Category: “Cool Names”
Maybe you’re looking for a cool name for your baby — or you might simply be interested in what counts as cool these days. Think of this as your starter list for cool baby names.
We include samples from all the different kinds of cool names here: vintage names and modern baby names, names from the Bible and mythology, along with baby names from brand-new sources. There are cool names here that are popular and also names so cool you’ve never heard them before. Find the cool names you like the best, and then dig deeper into that category.
By Linda Rosenkrantz
There are many shades of cool, especially when it comes to baby names, ranging from classy classics to creative concepts. Here, Nameberry gives its stamp of approval to 13 celebs who have recently nailed it with the following fantastic choices.
Best Uncharted Territory Prize goes to Russian model Anne Vyalitsyna, aka Anne V who chose a previously unheard place name for her daughter, unusual and yet on trend with the new vogue for wintry names like Snow and Frost, Winter and January. With partner Adam Cahan, they became a triple-A-initial family.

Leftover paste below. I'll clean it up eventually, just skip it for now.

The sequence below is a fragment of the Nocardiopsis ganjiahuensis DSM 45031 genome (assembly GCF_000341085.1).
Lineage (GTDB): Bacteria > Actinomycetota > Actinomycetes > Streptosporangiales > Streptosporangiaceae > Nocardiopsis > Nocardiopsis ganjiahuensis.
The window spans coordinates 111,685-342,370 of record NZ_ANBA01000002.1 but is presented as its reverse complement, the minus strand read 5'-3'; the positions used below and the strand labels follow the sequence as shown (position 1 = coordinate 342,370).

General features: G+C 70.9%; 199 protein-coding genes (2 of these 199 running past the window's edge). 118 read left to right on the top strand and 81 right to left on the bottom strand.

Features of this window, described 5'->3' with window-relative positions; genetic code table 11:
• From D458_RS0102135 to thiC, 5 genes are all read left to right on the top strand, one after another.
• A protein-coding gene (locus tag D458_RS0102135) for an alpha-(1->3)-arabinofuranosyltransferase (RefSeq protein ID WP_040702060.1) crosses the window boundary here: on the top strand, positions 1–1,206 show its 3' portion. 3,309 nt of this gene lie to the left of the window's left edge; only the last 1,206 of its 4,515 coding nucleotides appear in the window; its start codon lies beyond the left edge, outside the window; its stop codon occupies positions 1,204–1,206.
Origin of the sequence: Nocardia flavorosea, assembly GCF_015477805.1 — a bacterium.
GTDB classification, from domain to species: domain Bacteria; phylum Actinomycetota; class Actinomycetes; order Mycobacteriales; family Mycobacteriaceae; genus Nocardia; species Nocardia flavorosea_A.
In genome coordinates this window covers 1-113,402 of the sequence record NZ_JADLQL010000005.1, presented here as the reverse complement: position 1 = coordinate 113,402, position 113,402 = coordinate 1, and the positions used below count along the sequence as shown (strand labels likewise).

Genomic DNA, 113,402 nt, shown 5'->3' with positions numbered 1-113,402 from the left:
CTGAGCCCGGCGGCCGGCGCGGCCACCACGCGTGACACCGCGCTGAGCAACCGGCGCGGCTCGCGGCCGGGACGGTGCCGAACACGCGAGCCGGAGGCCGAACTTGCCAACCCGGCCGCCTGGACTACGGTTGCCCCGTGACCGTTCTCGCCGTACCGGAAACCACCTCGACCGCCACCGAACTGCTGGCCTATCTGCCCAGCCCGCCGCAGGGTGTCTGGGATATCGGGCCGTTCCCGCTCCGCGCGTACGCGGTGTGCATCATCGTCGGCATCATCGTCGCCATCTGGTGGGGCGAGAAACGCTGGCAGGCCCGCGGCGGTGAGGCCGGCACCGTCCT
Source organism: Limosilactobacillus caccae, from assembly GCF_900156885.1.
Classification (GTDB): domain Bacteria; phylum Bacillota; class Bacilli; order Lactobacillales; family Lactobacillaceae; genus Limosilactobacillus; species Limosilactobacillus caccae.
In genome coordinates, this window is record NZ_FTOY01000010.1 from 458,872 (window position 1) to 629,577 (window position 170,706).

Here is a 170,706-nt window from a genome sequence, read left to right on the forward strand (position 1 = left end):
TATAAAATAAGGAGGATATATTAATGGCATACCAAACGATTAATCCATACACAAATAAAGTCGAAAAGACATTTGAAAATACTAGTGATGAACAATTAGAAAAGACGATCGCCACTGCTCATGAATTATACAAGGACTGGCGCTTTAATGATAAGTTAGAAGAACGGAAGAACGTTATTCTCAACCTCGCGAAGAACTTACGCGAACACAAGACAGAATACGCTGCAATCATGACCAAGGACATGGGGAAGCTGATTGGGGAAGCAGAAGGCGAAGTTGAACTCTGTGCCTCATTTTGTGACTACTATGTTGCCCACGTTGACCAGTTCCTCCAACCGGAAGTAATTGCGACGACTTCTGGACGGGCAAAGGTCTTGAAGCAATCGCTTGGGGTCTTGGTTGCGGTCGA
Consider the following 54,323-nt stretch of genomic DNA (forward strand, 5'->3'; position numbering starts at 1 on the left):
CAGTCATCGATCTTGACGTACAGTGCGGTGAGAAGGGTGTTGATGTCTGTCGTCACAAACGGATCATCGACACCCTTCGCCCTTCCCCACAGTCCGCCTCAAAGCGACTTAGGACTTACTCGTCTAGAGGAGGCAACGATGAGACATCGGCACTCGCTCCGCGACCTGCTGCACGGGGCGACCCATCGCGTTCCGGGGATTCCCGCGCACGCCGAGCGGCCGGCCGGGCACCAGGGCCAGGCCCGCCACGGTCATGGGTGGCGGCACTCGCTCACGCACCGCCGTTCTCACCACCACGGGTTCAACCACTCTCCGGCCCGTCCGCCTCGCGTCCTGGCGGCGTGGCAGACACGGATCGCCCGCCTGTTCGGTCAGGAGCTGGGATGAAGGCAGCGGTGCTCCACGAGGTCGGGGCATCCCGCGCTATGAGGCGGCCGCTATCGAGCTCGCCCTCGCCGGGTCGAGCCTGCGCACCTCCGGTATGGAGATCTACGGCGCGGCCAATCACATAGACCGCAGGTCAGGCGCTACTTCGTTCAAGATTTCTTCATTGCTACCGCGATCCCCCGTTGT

Names that break with convention — style and family and culture and spelling and, yes, gender — have become more and more desirable for many parents looking to reinvent baby naming.
While we’re all familiar with such trendy unisex names as Rowan, Rory, and River, there’s a new generation of choices that are more unusual and push the gender boundaries even further. Here, a dozen uncommon choices that work for a girl or a boy.
By Abby Sandel
Lately, celebrity baby name news has a split personality.
But everywhere else?
The Top 100 names of England and Wales are resplendent with choices that feel a lot more chic and surprising in the US than they must in the UK.
Freya, for instance, the Norse goddess name that’s become a Top 20 staple on the other side of the pond, just cracked the US Top 1000. Florence, which has been stylish in the UK for decades now and still stands at Number 29, fell off the US Top 1000 in 1982 and has yet to reappear. Harriet is Number 61 in the UK while it hasn’t been on the US Top 1000 since the 1970s, while Martha stands at Number 73 in the UK and rising yet is at 803 and sinking in the US.
Below the UK Top 100, it’s impossible to quantify baby name trends as statistics don’t exist. Instead, we must rely on anecdotal evidence: What fashionable young parents in Shoreditch and Swansea are naming their babies, compared with names considered stylish in Soho (the New York one) and Silver Lake. While there are some similarities — fashionable parents on both sides of the pond love Iris and Oscar, Ada and Arthur — there are many fascinating differences in taste.
Our prime examples of names that are more stylish on the UK side of the pond than the US: